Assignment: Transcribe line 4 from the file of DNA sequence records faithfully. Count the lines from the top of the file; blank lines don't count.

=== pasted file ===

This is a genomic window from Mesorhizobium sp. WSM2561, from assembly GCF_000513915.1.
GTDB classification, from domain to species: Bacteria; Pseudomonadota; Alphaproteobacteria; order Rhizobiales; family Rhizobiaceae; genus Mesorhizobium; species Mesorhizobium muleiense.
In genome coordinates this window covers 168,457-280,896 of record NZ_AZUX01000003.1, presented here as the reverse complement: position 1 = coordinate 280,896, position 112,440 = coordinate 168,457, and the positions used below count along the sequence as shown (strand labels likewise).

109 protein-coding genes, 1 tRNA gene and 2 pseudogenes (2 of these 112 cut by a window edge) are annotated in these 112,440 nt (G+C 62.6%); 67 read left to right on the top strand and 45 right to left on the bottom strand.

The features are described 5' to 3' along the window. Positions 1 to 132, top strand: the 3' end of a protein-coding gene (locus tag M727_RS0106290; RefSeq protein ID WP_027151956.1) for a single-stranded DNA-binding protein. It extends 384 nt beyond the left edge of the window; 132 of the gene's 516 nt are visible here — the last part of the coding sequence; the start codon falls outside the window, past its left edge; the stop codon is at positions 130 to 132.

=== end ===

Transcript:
109 protein-coding genes, 1 tRNA gene and 2 pseudogenes (2 of these 112 cut by a window edge) are annotated in these 112,440 nt (G+C 62.6%); 67 read left to right on the top strand and 45 right to left on the bottom strand.